This week editor Rob Alderson reflects on the Turner Prize nominees and nails his colours to the mast of who he wants to win. As ever you can add your thoughts using the thread below.
When this year’s Turner Prize nominees were announced, Guardian art critic and former Turner juror Adrian Searle was quick to set out his stall. “A world-class artist in the way that the others are not, the bottom line is that (Tino) Sehgal is already the winner.”
His article ran with the following introduction. “The deviser of unsettling public encounters is a world-class artist in a way that the other contenders – Laure Prouvost, David Shrigley and Lynette Yiadom-Boakye – are not.”
Elsewhere though, it’s the inclusion of David Shrigley that has provoked the most discussion. Within minutes of the shortlist being unveiled, my Twitter feed included a passionate hope that he is named the winner come December, and an equally bombastic plea that he is not. The latter Tweet came from someone who works within the arts and design industry, the former did not.
I wrote a piece back in October that called on the Turner Prize to be more open about their criteria but the inclusion of Shrigley moves this debate on a bit.
Maybe it’s the fact that his wildly popular show at The Hayward Gallery was such a mainstream success that some turn their noses up at the Glaswegian master of surreal silliness. But while I enjoyed being unsettled by Tino Seghal’s Tate Modern performance piece – where a flock of people, ran, danced, played and approached you for whispered, random conversations – and I am a big fan of Laure Provost, Shrigley is my clear winner.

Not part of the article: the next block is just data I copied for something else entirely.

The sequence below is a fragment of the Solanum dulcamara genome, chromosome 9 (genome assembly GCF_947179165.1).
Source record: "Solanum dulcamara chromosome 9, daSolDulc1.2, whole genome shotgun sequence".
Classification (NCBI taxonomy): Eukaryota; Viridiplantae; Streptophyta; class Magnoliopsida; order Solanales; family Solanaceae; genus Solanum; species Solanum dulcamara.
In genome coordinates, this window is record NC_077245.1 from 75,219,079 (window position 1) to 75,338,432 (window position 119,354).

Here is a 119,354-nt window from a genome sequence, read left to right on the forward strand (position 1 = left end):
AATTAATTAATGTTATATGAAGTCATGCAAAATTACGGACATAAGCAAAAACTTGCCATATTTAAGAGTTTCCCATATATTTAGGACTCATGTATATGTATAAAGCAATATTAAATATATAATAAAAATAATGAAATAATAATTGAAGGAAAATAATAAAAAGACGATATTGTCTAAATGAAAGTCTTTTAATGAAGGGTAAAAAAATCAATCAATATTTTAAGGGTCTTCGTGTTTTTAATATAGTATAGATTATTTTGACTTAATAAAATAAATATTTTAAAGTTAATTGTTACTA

And it’s precisely because he gatecrashed the mainstream consciousness that I want him to win. In the past the Turner Prize has revelled in flagging up lesser-known exhibitions and has done it well. But sometimes the shortlist has smacked of a certain kind of snobbery. Shrigley’s show was joyous, funny, thought-provoking and tackled that hoary idea of what art is. To do all this and have them queueing round the block is certainly “outstanding” in my eyes.
Would David Shrigley be a worthy winner? Does he even deserve a place on the list? Leave your comments below.
- Swedish artist Ekta reconsiders simple geometric shapes
- Rob Bailey talks through creating over 40 posters for London Underground
- Costa Rican illustrator Adrian Mangel draws the modern American landscape
- Ellen van Engelen takes us on a trip with her psychedelic illustrations
- Swiss creative agency Raffinerie displays expertise in graphic and type design
- The It’s Nice That Podcast: Discussing the form and function of money
- Petition launched against winner of Foam Paul Huf photography award for “stereotyping and sexism”
- Exclusive: rediscover graphics from Fiorucci’s archival 1984 Panini collaboration
- Kirsten Lepore’s creepy clay character is oddly soothing in this brilliant animation
- Me & EU project will send creative postcards across Europe on trigger date of Article 50
- Phaidon book gathers together 500 of the most iconic graphic designs of all time
- Atelier Brenda: the alter ego of three female designers you need to get to know